Every language in the world has plenty of words for expressing feelings or emotions, but one sensation in particular has no shortage of idiomatic expressions to be described with – boredom. Pequod drew a list of colorful and typical expressions from all over the world and noticed some interesting patterns emerged. For example, death seems ubiquitous in Eastern European countries boredom-related expressions, while in the more passionate romance languages references to human genitals abound. Chinese stands right in the middle with both expressions referring to death and to testicles. In addition, the Middle Kingdom draws from his rich cuisine to offer a fascinating figure of speech that involves soy sauce.
The sensual Mediterranean
The stereotype says that people from the South are usually more open, fun and exuberant. That’s probably why when it comes to boredom they often refer to their genitals. In Italy the idea of the Latin macho seems to be influential, as bored people cry out che palle, meaning “what testicles” when they’re bored. Their French cousins share the same feeling with the similar expression ça me casse le couilles (“this is breaking my balls”). Interestingly Spanish language is more women-focused in this case and involves female genitals in the colorful expression ¡que coñazo! (“what a big pussy”). Well, to be fair and not to reduce Mediterranean people only to sex-obsessed individuals, we’d need to add another saying which is connected to the other great passion of Southern European countries – food. Que rallada is what you say when something is particularly boring and comes from “pan rallado” (grated crumbs) that Spanish use to make delicious fried pescado or croquetas.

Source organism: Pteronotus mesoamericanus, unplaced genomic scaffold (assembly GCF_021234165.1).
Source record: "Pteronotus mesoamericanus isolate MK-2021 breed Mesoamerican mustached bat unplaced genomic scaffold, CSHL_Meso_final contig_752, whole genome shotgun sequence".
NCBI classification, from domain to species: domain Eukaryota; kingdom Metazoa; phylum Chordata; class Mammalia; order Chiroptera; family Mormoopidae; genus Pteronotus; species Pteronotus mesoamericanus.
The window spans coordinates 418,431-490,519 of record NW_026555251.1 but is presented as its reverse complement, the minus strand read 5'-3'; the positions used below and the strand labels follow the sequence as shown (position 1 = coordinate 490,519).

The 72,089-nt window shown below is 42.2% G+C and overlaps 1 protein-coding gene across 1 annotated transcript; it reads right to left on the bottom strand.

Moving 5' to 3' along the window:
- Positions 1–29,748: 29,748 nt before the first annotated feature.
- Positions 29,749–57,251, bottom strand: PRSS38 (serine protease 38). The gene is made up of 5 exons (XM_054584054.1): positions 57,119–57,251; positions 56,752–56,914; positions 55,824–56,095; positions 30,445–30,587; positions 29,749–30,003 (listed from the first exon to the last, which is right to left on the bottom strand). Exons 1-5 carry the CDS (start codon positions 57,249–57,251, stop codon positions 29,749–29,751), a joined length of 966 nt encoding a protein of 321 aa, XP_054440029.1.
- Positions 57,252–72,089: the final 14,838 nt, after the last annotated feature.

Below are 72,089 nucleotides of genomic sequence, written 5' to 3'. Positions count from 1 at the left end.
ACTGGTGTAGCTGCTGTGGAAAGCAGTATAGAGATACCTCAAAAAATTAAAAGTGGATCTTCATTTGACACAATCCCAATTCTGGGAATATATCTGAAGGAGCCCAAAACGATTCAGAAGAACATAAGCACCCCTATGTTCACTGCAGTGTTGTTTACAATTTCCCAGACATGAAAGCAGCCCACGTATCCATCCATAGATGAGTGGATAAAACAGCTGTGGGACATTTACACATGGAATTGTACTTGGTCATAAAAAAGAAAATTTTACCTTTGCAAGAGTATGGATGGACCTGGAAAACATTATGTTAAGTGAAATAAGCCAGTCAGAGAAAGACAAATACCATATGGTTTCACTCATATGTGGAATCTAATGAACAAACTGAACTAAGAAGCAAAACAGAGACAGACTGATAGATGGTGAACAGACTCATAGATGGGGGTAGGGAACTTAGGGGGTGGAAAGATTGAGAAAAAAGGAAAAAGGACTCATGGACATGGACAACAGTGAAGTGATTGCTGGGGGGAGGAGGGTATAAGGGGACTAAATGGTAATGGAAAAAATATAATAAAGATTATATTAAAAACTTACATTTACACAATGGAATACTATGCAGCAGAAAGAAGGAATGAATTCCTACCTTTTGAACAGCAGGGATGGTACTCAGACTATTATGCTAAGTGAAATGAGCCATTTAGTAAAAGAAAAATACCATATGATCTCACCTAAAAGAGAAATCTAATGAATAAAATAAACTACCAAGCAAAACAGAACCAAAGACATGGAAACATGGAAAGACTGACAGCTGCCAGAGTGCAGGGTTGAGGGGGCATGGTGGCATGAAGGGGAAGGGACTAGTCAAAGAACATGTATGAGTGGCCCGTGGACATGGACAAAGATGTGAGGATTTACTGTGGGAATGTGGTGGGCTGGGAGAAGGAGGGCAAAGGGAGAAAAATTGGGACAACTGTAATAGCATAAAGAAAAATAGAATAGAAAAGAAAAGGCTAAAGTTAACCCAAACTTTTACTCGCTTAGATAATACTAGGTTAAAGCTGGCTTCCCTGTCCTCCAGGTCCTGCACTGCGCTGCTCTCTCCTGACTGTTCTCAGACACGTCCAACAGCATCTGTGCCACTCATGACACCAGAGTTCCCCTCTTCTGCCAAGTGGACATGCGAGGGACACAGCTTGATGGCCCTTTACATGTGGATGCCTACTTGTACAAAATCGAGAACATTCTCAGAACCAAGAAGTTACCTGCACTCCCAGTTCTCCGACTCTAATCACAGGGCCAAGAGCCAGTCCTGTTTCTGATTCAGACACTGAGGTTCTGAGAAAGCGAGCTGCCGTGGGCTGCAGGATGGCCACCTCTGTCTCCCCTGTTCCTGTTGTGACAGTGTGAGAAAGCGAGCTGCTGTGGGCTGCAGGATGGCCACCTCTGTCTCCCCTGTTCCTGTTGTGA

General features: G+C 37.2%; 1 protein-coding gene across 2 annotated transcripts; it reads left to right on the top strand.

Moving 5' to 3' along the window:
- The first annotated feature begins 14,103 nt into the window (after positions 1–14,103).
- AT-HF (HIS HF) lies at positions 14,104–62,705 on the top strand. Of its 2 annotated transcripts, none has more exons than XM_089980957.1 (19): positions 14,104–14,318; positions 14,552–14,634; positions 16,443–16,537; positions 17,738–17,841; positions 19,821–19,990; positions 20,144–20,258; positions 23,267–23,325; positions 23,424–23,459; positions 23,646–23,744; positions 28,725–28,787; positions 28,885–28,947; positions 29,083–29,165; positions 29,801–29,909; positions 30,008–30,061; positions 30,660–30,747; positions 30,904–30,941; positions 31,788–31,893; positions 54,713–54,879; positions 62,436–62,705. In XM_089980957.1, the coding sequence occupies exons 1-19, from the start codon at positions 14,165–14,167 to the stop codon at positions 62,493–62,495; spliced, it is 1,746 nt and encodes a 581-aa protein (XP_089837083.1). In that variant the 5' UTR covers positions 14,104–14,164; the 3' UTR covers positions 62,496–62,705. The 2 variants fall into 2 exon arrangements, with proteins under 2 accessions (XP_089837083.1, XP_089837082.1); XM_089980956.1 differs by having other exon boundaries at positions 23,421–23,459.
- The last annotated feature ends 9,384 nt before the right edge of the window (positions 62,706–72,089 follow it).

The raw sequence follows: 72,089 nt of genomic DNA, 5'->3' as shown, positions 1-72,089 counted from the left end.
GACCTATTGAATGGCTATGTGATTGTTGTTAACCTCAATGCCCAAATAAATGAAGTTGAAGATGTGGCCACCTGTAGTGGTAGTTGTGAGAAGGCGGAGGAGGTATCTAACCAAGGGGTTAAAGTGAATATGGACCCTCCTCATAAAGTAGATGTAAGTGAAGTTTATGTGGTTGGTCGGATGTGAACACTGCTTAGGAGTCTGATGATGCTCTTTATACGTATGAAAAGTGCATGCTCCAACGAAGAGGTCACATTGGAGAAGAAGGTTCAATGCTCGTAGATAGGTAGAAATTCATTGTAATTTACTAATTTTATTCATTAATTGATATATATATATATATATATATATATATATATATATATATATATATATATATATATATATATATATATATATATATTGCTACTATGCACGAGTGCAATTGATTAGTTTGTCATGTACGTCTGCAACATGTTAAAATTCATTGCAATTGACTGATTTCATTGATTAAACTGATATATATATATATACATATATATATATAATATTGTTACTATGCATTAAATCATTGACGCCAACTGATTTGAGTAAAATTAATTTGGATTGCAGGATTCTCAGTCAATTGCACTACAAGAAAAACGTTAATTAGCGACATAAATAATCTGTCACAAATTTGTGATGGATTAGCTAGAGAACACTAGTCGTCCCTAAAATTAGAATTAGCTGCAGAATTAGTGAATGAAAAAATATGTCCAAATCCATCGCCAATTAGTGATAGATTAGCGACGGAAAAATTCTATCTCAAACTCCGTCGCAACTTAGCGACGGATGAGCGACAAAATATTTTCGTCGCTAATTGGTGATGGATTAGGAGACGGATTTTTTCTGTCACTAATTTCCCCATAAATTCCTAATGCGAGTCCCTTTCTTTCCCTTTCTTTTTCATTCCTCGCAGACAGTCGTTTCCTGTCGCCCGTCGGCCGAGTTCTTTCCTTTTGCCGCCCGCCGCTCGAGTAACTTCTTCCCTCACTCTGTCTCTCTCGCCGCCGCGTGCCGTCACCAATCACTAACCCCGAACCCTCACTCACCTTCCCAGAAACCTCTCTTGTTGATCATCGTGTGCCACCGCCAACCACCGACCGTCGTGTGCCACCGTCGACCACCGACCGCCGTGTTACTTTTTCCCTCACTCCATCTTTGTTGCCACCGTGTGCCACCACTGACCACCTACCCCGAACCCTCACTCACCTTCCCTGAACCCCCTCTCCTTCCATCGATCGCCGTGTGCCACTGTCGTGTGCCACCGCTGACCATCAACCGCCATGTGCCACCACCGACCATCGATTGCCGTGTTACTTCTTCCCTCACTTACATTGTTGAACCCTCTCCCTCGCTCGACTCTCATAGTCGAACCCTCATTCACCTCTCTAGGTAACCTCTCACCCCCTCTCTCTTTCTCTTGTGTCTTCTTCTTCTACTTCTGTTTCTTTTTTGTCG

In the same context Basque language constitutes an exception. Probably because of their nationalist and independent nature, Basque people don’t agree with Spanish sexism or food addiction, claiming nazkatuta nago (“I’m disgusted”) when they’re bored.
Depressing Eastern Europe
No sex nor food. Eastern European people want to die when they’re bored. In Romanian they say m-am plictisit de mor’ literally “I’m so bored I’m dying”, while Russians talk about skuka smertnaya (“deadly boredom”). We might suggest them a less irreversible solution to boredom: in Romania they may use a glass (or bottle) of Palinka, while vodka may help Russians finding boring less boring.
Shit, ass and similar
It may be hard to imagine that the ancient and noble Hebrew alphabet, rich in history and evocative meaning, would express vulgar terms such as “ass”. But what do we know? When a person is bored in Hebrew language would say mesha’amem tachat (“as boring as ass”). At least we must recognize the diplomacy of the term “ass”, including both men and women.
An inclusive attitude is shared by Dutch young generations, who instead of using the yet diffused expression dat is kut, where kut indicates the female genitals (but also means “shit”), tend to prefer dat zuigt, a literal translation of the English that sucks.
Here’s Pequod’s number one bored people: the Chinese! No matter how technology is diffused in the country or how much they work to keep their economy the leading one in the world: they still get bored a lot. That’s why we found plenty of expressions to indicate boredom, some of them recalling those used in other languages. For instance Wuliao sile means “bored to death” and xian de danteng can be translated as “to be so bored that one’s eggs (testicles) hurt”. But it’s he jiangyou yao jiufeng – xian de that wins this boring competition. It literally means “getting crazy-drunk by drinking soy sauce” and can be explained by the fact that “drinking soy sauce” in Chinese stands for having nothing to do, so getting drunk with soy sauce means have absolutely nothing to do and be bored.
By Lucia Ghezzi, Margherita Ravelli